During caucus sessions, the mediator also acts as a sounding board, or conduit, for ideas and creative problem solving. Focusing on the parties' mutual interests, such as a business or family relationship, the mediator steers the parties toward creating options for mutual gain.
One of the mediator's goals in caucus is to leave each session with something to take back to the other side. A mediator is careful, however, not to use information gained during caucus sessions, which is confidential, without permission. Setting time pressures by way of deadlines can also keep the momentum going.
Once the parties reach agreement, closure is critical. It should come as no surprise that in mediation, as in litigation, settlements can be lost because the parties have either been too lax or too thorough. Laxity may later lead to disputes as to the terms of the agreement. Excessive thoroughness may cause the deal to fall apart. Sensitive to these potential obstacles, mediators deal with them in various ways. The parties may prepare a written memorandum, which is signed by them. The mediator may prepare, in advance, a structured outline of the agreement. Or the attorneys may prepare a legal document while everyone is still in joint mediation session.
Attorneys working in the areas of personal injury, construction and labor and employment are already familiar with alternate dispute resolution techniques in these fields. Mediation is well-suited for a wide variety of general equity and probate cases, where money is not the issue, or the only issue. Such cases include dissolution of a business, breakup of a professional practice (including law firms), partnership disputes, will contest cases, partition actions and foreclosure matters. Mediation is also effective in resolving civil and complex commercial cases as well as a wide array of disputes, including contract, employer/employee (non-union), environmental, inter-corporate, intra-corporate, multinational and international corporate disputes.
Examples of successful civil mediations (mostly from other states) abound. Take the following "sick building" case. Some years ago (in Florida), a defective heating, ventilating, air conditioning system ("HVAC") in a building housing a bank tenant caused the bank's employees to develop a "chemically sensitive syndrome". After becoming ill, bank employees filed various workers' compensation claims. The branch itself had to move out of the building for a year and a half until the defects were cured. Consequently, a multitude of lawsuits, involving almost two dozen plaintiffs and more than fifty lawyers, were filed.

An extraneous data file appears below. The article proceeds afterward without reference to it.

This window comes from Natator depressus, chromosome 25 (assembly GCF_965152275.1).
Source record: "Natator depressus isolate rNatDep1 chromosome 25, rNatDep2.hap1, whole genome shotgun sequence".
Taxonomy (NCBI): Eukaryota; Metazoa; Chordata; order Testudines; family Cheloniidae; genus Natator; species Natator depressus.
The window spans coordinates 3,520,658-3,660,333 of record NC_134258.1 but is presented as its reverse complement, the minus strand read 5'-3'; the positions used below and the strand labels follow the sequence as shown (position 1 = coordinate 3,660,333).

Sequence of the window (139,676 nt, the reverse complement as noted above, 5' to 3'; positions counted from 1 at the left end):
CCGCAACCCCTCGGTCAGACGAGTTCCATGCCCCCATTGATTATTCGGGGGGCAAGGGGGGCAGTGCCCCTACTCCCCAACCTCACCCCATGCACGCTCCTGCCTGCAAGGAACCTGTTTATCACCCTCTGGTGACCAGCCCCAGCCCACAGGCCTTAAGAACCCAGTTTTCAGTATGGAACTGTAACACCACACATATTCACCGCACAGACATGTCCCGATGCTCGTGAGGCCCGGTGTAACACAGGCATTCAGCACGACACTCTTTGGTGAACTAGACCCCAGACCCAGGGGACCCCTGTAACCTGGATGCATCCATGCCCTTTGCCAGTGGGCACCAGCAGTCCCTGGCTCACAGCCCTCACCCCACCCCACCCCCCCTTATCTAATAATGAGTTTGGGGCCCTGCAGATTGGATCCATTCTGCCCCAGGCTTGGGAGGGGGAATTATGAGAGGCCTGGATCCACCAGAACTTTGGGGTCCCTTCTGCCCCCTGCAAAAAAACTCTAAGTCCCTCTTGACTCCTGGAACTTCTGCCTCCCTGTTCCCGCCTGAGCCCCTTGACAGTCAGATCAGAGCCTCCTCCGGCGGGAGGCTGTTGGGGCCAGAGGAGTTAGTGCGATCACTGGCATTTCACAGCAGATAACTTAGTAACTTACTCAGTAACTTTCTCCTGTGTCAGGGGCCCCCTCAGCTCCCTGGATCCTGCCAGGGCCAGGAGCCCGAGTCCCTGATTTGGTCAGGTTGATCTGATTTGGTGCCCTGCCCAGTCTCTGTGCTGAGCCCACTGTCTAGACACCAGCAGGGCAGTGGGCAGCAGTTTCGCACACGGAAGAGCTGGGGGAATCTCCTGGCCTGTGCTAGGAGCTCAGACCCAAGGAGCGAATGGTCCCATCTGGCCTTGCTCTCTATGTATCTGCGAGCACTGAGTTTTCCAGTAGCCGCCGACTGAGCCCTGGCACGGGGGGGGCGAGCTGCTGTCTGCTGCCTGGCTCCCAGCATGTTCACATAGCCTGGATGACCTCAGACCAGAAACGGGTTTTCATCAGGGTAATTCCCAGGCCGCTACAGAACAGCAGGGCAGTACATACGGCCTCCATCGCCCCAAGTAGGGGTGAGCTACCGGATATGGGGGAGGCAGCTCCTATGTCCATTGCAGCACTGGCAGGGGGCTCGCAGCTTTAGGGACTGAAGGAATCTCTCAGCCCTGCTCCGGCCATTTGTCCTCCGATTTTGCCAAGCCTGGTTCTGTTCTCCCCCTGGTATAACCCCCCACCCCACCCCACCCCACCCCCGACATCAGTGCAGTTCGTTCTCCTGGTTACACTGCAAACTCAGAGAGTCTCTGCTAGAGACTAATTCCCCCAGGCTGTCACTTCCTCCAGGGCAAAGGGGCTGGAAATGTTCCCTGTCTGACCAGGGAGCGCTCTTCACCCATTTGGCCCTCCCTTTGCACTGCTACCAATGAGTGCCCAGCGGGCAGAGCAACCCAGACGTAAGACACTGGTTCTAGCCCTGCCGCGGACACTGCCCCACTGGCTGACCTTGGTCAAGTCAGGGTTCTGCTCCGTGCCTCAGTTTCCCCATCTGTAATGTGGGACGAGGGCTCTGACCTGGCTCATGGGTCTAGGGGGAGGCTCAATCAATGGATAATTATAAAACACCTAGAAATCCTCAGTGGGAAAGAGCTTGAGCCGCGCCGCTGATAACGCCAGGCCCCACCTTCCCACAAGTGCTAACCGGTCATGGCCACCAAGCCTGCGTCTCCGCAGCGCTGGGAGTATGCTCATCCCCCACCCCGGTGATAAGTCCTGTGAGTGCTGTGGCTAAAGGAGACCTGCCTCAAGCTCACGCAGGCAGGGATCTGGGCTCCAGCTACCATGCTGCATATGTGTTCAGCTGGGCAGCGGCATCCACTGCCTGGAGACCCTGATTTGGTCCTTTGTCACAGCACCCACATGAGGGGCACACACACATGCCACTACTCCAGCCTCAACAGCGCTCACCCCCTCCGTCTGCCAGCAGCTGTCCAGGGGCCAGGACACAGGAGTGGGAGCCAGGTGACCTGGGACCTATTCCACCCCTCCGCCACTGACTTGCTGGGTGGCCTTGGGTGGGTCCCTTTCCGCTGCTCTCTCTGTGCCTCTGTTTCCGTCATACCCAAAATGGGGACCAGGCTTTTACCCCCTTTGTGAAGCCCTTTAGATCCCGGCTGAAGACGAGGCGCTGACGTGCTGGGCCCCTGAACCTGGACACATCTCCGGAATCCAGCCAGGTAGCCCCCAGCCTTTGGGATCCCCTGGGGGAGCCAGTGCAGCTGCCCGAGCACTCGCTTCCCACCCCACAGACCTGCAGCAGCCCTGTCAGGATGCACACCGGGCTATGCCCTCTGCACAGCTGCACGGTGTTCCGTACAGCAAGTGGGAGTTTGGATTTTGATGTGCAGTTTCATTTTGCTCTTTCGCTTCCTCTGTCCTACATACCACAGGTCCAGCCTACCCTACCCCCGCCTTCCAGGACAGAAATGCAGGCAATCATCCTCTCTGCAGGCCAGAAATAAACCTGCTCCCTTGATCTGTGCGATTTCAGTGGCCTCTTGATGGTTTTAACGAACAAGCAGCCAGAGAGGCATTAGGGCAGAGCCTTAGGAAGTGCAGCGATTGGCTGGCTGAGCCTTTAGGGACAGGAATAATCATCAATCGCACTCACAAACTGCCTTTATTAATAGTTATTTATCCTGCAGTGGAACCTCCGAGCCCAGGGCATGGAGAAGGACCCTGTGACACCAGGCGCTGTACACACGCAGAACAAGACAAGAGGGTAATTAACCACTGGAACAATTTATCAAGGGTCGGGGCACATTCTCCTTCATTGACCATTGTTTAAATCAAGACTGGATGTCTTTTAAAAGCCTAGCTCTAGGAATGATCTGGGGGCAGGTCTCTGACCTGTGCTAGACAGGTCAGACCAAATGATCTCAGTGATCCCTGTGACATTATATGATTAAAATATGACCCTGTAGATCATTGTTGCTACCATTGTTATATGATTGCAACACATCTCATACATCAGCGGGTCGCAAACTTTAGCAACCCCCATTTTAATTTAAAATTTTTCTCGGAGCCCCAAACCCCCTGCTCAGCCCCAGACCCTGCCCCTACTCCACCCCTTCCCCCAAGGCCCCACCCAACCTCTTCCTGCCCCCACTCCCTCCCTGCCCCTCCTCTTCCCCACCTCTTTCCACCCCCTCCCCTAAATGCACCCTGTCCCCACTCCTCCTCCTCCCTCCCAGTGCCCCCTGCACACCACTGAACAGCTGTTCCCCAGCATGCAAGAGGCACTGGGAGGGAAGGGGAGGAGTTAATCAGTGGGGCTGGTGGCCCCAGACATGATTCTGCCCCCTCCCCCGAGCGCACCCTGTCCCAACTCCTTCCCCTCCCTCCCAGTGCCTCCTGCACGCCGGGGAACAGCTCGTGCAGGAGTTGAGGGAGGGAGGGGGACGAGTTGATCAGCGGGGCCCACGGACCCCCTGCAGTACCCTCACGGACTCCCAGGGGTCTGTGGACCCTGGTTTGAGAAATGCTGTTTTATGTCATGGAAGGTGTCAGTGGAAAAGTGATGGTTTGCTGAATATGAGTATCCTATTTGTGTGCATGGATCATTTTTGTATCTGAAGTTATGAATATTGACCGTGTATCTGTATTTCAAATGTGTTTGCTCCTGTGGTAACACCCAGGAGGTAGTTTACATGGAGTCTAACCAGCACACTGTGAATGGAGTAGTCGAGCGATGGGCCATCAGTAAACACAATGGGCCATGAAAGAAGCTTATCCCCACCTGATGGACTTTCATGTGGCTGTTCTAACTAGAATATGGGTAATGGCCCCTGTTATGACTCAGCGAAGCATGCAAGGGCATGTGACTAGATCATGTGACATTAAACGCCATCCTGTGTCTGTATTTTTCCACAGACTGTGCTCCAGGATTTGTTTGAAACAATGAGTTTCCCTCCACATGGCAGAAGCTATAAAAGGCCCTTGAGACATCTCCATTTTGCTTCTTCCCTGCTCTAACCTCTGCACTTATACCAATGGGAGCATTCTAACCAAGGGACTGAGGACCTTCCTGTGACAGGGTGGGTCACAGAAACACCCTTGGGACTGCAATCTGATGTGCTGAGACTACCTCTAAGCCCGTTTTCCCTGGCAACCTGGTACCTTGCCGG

Recognizing the substantial costs and risks involved and the time factors, the attorneys and their clients agreed to mediate all of the cases and claims. This involved major efforts during a concentrated period of time. Over four days, each plaintiff presented a synopsis of his claim. The parties were then grouped together into mutually interested units, such as owner and tenants, the contract services people and the design professionals. Working with the various groups and their attorneys, the mediator dealt with their mutual interests and then with individual claims. After another four days, the construction cases were resolved. It took three more days for the workers' compensation and personal injury claims to settle. Had these cases continued in the ordinary litigation path, it would have taken years at great expense before these cases were tried or settled.